Written by Chris Carter
Directed by Rob Bowman
Perhaps the biggest flaw with Syzygy is one of scheduling—- having two comic themed episodes right after each other would come as a moment of discord that had not yet become known for doing comedies. Then, of course, there’s the comparison of writers— Darin Morgan makes everything seem smooth and effortless while, sad to say, Chris Carter has a way of belaboring a joke. This maybe the reason for this episode’s not exactly stellar reputation. But measured strictly on it’s own merits, this is a very well done and often hysterical episode.
Dealing with satanists always seems to rub our heroes the wrong way — we’ve certainly seen how badly they regarded things when they actually had to deal with Satan (Die Hand Die Verlezt) but then again, that’s most of the joke about this episode — and may be a big part of why it’s hard to take. Mulder and Scully are snappish and standoffish to each other for the entire episode, and while they’ve been at loggerheads for the last few weeks, to actually have it made part of the fun may have been an offense a lot of fans were not willing to take. But when this ‘cosmic G-spot’ seems to be having the effect of making our heroes so pissed at each other—- and acting out of character in other ways— Mulder’s drinking! Scully’s smoking!— it’s understandable that many people didn’t get the point. Maybe they just thought it was sloppy writing— after all, this is a sin that Carter will fall prey to in later seasons.
But everybody in Comity is acting out of control— with the exception of one of episode’s solid gags, Madame Zelinka, the astrologer who sees herself more as a businesswoman, and who seems prepared even to let the federal government be on the hook rather then just tell Mulder what he needs to know. People who normally stand as solid citizens are so out of character that they’re forming mobs and cross-dressing and otherwise acting like the world’s coming to an end. Of course, the bigger fun is having the villains of the piece be two young teenage girls who happen to have the same birthday, and who look like they’ve decided to rip off Clueless to the point that they can’t even see how ludicrous they are. On the other hand, this may be the best handling of teenagers that The X-Files will give us, which may say less for the writers than it does for this episode.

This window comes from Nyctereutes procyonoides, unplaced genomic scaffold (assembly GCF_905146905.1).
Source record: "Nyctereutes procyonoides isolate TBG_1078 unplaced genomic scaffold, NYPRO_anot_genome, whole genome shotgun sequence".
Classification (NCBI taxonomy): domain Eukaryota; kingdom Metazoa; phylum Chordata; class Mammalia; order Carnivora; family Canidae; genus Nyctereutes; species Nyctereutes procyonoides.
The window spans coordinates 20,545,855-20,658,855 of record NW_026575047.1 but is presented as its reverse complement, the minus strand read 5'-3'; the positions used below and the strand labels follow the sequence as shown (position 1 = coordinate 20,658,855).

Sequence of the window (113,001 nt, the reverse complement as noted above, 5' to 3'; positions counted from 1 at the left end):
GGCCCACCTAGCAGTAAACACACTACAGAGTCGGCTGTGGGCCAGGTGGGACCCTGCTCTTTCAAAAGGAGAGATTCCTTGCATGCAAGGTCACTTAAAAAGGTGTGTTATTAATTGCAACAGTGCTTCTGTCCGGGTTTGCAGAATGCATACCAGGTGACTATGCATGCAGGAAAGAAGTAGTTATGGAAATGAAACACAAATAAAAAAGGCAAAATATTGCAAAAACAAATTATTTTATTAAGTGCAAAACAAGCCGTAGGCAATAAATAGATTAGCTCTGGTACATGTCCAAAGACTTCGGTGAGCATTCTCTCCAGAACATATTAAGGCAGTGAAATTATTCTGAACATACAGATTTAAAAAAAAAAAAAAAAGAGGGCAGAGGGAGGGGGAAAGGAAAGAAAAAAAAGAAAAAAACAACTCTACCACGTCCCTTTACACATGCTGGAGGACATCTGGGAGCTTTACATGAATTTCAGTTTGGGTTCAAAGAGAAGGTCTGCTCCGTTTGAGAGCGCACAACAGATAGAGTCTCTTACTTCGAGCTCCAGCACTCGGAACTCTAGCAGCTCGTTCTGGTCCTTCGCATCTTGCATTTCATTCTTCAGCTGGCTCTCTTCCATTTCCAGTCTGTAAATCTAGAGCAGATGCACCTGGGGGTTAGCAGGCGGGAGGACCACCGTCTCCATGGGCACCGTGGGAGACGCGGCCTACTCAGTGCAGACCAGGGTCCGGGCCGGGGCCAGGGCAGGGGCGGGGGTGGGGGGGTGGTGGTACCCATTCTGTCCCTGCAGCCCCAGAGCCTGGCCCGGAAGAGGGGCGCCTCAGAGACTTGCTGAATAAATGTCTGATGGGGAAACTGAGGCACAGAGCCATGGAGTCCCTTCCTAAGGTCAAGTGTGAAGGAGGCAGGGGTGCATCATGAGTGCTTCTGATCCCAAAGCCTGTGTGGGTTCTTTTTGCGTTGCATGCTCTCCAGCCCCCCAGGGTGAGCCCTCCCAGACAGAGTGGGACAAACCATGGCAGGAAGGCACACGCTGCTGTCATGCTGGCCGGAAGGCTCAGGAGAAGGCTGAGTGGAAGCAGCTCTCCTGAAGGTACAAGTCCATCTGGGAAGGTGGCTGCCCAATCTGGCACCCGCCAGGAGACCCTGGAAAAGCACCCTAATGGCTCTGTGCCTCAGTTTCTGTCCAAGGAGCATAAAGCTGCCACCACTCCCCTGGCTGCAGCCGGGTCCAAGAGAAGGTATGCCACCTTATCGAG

And of course, there’s the fact that there’s another woman in the mix, and poor Detective White is nowhere near as entertaining as last week’s model. Say what you will about Bambi, but at least she was smart and competent. In all honesty, Dana Wheeler-Nicholson is one of the weakest thing about the episode— she tries to be a force of rationality one minute, the next she’s swigging down vodka and trying to mount Mulder in a motel room. Hate her, wouldn’t want to date her.
Admittedly, some people were just sort of unhappy that our heroes were so mean to each other—–frankly, a lot of these issues were things that have to have been boiling beneath the surface for the two of them, some of them just for comic effect (I always wonder why Mulder did all the driving) some far more serious (Mulder does leave his partner behind so often, usually to his detriment that you wonder why it took a planetary alignment to make her admit it). Some of the better dialogue comes from this, including his dialogue about perfume. Oh Mulder, you should’ve known better. And it’s another handful of garbled prose to greet us at the end of the episode, but at least Carter has the sense to puncture as well as make sure that it’s not quite our last line of dialogue.
It’s not a perfect episode by any means— I ‘m glad Carter showed us a clip of the Keystone Kops, but I have no idea what kind of hidden meaning there was at the end of every channel. And leaving the show open ended about what’s going to happen to Terri and Margi, considering all the carnage they’ve wrought on this town doesn’t seem like the right note. But there are so many good things about it—- the way Carter feeds on the discontent that’s been bubbling between the characters and turns it into comedy, makes it a noteworthy and amusing episode in its own right, even if you don’t think Satan had anything to do with it. Sure, it’s definitely fine.